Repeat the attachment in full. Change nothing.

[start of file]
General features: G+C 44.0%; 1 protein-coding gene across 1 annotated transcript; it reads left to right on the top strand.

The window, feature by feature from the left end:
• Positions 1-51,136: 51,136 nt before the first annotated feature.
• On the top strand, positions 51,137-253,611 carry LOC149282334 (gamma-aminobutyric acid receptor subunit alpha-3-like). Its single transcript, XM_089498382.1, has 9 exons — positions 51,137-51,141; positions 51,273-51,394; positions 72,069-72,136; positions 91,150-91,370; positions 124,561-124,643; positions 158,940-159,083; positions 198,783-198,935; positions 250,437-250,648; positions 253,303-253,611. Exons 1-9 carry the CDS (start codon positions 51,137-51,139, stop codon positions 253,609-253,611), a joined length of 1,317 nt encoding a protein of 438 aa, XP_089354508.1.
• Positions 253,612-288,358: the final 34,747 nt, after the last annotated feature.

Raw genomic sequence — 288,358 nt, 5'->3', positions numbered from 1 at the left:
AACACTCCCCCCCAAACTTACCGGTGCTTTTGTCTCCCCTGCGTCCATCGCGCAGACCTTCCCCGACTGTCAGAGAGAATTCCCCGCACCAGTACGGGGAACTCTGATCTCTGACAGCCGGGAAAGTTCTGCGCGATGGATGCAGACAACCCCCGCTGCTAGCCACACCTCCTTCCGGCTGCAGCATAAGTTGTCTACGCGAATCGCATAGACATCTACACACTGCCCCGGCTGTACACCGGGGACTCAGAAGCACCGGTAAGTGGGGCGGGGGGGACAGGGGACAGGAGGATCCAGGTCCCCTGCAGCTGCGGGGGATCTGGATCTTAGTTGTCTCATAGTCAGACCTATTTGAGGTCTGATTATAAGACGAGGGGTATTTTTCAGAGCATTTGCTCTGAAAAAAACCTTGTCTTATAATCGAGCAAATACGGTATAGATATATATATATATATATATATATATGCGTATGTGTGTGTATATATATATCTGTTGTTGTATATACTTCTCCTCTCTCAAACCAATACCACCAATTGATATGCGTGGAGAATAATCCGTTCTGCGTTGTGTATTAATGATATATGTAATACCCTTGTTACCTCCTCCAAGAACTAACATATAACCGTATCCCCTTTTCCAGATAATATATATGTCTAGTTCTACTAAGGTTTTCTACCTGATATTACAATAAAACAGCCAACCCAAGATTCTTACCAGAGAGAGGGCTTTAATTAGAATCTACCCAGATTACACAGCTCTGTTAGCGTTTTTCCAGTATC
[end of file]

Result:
General features: G+C 44.0%; 1 protein-coding gene across 1 annotated transcript; it reads left to right on the top strand.

The window, feature by feature from the left end:
• Positions 1-51,136: 51,136 nt before the first annotated feature.
• On the top strand, positions 51,137-253,611 carry LOC149282334 (gamma-aminobutyric acid receptor subunit alpha-3-like). Its single transcript, XM_089498382.1, has 9 exons — positions 51,137-51,141; positions 51,273-51,394; positions 72,069-72,136; positions 91,150-91,370; positions 124,561-124,643; positions 158,940-159,083; positions 198,783-198,935; positions 250,437-250,648; positions 253,303-253,611. Exons 1-9 carry the CDS (start codon positions 51,137-51,139, stop codon positions 253,609-253,611), a joined length of 1,317 nt encoding a protein of 438 aa, XP_089354508.1.
• Positions 253,612-288,358: the final 34,747 nt, after the last annotated feature.

Raw genomic sequence — 288,358 nt, 5'->3', positions numbered from 1 at the left:
AACACTCCCCCCCAAACTTACCGGTGCTTTTGTCTCCCCTGCGTCCATCGCGCAGACCTTCCCCGACTGTCAGAGAGAATTCCCCGCACCAGTACGGGGAACTCTGATCTCTGACAGCCGGGAAAGTTCTGCGCGATGGATGCAGACAACCCCCGCTGCTAGCCACACCTCCTTCCGGCTGCAGCATAAGTTGTCTACGCGAATCGCATAGACATCTACACACTGCCCCGGCTGTACACCGGGGACTCAGAAGCACCGGTAAGTGGGGCGGGGGGGACAGGGGACAGGAGGATCCAGGTCCCCTGCAGCTGCGGGGGATCTGGATCTTAGTTGTCTCATAGTCAGACCTATTTGAGGTCTGATTATAAGACGAGGGGTATTTTTCAGAGCATTTGCTCTGAAAAAAACCTTGTCTTATAATCGAGCAAATACGGTATAGATATATATATATATATATATATATATGCGTATGTGTGTGTATATATATATCTGTTGTTGTATATACTTCTCCTCTCTCAAACCAATACCACCAATTGATATGCGTGGAGAATAATCCGTTCTGCGTTGTGTATTAATGATATATGTAATACCCTTGTTACCTCCTCCAAGAACTAACATATAACCGTATCCCCTTTTCCAGATAATATATATGTCTAGTTCTACTAAGGTTTTCTACCTGATATTACAATAAAACAGCCAACCCAAGATTCTTACCAGAGAGAGGGCTTTAATTAGAATCTACCCAGATTACACAGCTCTGTTAGCGTTTTTCCAGTATC